Panama's Colon is best known as the gateway to the Gatun Locks and newer Agua Clara locks, where visitors can watch the Panama Canal -- one of the world's greatest feats of engineering -- in action. (The equally magnificent Miraflores Locks also are a roughly one-hour drive from the city.) The canal is only one of the region's many attractions, however. Colon, situated on Panama's Atlantic side, is home to the world's first transcontinental railway; its magnificent red and gold trains traverse Central America from the Atlantic to the Pacific in a single afternoon. The country's vast, virgin rainforest is home to sloths, 10,000 plant species and 900 species of birds, including harpy eagles.
Having regained control of its famous canal at the turn of the 21st Century, Panama is now steering its own boat in terms of tourism (its second-largest economy after the canal). Significant development programs over the past several years have welcomed new beaches as well as several enhancements to Balboa (another major port, on the Pacific side).
Colon itself is in the middle of an approximately $500-million urban renewal project aimed at improving the city's image and boosting tourism. (Most cruise passengers that begin or end their journey in Colon stay in Panama City instead of Colon, due to the city's reputation for street crime and lack of central attractions.)
The project includes the development of a new duty-free shopping center at one of Colon's main docking areas, Colon 2000, as well as park restoration and the construction of a new retail mall, bus terminal and hospital. Colon 2000 currently offers only a couple shops, restaurants and bars; there is also an ATM on site. Although the project's initial plans estimated its completion to be in 2019, the city still has a long way to go.
Colon's other docking area, Cristobal Pier, is smaller but offers a craft market and folklore shows. Regardless of where a cruise ship docks, visitors can experience both places, as the two cruise terminals are within easy reach of each other.
While those who aren't comfortable with exploring on their own are advised to stick with the ship-sponsored shore excursions, it is perfectly possible to explore farther afield as long as you're careful. This means using registered taxis (Uber is also an option) and following the usual safe traveler rules: Let people know where you're going and when you're due back, and don't flash cash or flaunt expensive jewelry.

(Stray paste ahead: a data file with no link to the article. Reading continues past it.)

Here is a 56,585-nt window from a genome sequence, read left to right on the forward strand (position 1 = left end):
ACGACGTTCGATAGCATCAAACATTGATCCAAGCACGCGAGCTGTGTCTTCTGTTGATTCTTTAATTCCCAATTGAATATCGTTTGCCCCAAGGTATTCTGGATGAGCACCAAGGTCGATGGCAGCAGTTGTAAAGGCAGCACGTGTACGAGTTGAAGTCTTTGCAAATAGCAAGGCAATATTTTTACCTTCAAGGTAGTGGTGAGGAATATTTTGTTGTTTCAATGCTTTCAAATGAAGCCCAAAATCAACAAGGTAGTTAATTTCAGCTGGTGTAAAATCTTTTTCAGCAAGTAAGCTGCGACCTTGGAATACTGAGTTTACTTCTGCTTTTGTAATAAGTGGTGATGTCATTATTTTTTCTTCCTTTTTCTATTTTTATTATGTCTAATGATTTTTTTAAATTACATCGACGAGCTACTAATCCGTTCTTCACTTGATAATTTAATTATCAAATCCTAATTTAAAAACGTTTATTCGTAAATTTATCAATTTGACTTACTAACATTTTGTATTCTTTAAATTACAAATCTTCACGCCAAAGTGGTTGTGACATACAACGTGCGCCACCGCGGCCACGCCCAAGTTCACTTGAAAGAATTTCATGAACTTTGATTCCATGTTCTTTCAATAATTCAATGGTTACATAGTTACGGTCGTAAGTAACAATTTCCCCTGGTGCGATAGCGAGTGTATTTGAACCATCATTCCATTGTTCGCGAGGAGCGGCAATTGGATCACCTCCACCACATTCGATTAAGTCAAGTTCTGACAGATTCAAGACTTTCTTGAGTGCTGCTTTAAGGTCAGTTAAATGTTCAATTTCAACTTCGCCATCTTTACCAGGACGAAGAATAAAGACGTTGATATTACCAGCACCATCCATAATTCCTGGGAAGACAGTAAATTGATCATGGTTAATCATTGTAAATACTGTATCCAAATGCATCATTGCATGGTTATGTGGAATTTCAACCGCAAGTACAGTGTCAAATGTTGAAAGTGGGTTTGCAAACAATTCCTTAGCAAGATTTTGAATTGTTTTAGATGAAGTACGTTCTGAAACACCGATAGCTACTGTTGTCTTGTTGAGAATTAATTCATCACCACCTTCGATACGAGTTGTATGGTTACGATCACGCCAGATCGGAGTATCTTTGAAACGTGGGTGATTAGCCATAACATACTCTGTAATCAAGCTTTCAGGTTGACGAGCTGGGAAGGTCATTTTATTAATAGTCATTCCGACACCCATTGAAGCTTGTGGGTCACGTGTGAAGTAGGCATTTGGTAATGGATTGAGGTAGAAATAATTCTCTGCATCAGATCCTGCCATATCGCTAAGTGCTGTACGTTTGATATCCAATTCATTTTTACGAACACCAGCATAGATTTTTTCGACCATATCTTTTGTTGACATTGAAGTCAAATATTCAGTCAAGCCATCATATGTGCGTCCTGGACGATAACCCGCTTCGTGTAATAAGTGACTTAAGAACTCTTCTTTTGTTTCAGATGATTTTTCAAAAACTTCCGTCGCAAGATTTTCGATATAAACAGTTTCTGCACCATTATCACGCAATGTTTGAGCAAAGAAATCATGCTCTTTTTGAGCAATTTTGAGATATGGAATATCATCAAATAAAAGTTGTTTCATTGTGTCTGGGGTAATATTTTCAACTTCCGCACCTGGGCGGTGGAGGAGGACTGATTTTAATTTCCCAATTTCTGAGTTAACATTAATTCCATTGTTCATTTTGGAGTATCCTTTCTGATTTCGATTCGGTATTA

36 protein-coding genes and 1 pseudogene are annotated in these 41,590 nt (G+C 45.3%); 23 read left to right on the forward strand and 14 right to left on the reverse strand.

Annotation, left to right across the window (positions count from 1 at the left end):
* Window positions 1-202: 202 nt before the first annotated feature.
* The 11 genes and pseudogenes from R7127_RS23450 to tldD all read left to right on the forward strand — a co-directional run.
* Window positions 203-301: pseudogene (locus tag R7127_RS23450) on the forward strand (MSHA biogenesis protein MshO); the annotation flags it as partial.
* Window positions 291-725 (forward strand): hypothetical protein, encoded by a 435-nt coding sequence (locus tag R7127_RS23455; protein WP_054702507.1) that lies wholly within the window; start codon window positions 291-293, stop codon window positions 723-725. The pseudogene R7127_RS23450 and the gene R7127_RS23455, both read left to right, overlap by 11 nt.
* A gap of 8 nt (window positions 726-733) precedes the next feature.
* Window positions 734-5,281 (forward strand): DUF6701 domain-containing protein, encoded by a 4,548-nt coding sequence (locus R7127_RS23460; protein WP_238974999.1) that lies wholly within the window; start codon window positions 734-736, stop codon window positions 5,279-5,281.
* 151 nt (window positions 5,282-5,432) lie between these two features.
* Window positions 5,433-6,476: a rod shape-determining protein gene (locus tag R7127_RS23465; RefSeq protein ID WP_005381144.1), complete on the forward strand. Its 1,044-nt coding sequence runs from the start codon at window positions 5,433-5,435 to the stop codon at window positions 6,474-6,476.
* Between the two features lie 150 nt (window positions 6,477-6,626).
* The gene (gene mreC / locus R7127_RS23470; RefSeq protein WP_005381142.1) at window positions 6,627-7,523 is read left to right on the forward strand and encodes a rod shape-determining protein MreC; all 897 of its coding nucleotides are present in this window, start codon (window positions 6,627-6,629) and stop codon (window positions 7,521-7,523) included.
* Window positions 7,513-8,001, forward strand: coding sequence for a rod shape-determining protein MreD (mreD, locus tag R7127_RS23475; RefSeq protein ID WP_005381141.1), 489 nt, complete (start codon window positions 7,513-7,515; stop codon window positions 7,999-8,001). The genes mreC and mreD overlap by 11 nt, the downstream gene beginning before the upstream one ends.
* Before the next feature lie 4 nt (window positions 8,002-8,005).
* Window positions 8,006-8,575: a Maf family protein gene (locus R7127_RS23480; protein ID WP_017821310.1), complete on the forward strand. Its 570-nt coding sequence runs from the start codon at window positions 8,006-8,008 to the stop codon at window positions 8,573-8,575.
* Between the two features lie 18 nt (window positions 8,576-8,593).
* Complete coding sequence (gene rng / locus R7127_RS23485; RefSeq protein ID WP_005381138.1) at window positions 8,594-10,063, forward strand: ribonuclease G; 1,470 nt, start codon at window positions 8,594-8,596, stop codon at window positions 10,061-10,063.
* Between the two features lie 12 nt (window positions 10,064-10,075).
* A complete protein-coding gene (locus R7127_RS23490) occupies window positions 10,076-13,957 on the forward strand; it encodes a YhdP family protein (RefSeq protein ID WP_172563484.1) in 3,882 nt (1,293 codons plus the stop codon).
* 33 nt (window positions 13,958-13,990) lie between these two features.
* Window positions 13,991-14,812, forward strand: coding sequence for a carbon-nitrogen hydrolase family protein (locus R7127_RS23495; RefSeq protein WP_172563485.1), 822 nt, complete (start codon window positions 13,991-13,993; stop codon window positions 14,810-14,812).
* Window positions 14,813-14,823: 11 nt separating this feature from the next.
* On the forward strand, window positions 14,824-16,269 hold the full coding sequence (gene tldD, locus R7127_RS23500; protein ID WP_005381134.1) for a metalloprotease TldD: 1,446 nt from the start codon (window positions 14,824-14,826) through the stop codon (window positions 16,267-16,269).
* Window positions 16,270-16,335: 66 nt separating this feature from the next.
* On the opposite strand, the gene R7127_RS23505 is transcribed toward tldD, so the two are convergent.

The province of Colon, rich in history and endowed with pristine beaches and exotic plants and bird life, will certainly repay the effort. Yes, it has its problems, but its future is prosperous and there are as many good, honest and welcoming people there as anywhere. Plus, a visit to Colon gives you the rare opportunity to see off-the-beaten-track parts of Panama, some of which are truly unspoiled.
Cruise ships utilize two ports for visits to Colon: Colon 2000 and Cristobal Pier.
Colon 2000: As its name reflects, Colon 2000 was constructed at the turn of millennium to encourage cruise ships to bring their passengers into Panama, rather than heading straight through its canal. The port provides a clean, protected environment and well-regulated taxi services. As soon as you enter the terminal, you'll notice how its secure facilities contrast with the "rough around the edges" appearance of the surrounding area. An overhead walkway leads passengers to the facility's small selection of shops (many are closed or vacant with the urban renewal project underway) and larger department-type store with bargain-priced liquor, electronics, perfumes and other goods (including free-zone goods), as well as a few restaurants and bars.
Cristobal Pier: Cristobal Pier is about 3 miles from Colon 2000, the main port and duty-free shopping zone at the Caribbean end of the Panama Canal. Regulated taxis run between the two, and the journey takes about 10 minutes. The gigantic warehouse-cum-hangar has been converted into a pleasant, welcoming passenger facility with a flea market at one end and an internet cafe and indoor/outdoor, sea-view bar at the other. There you'll find a range of wood-fronted vendors selling local craftwork (like embroidered sundresses, tablecloths, elaborate baskets and woodwork produced by local Panamanian-Indian tribes) and free-zone goods, including sunglasses and electronics at bargain prices. The shops are arranged around an indoor courtyard area where local dance troupes give folkloric performances.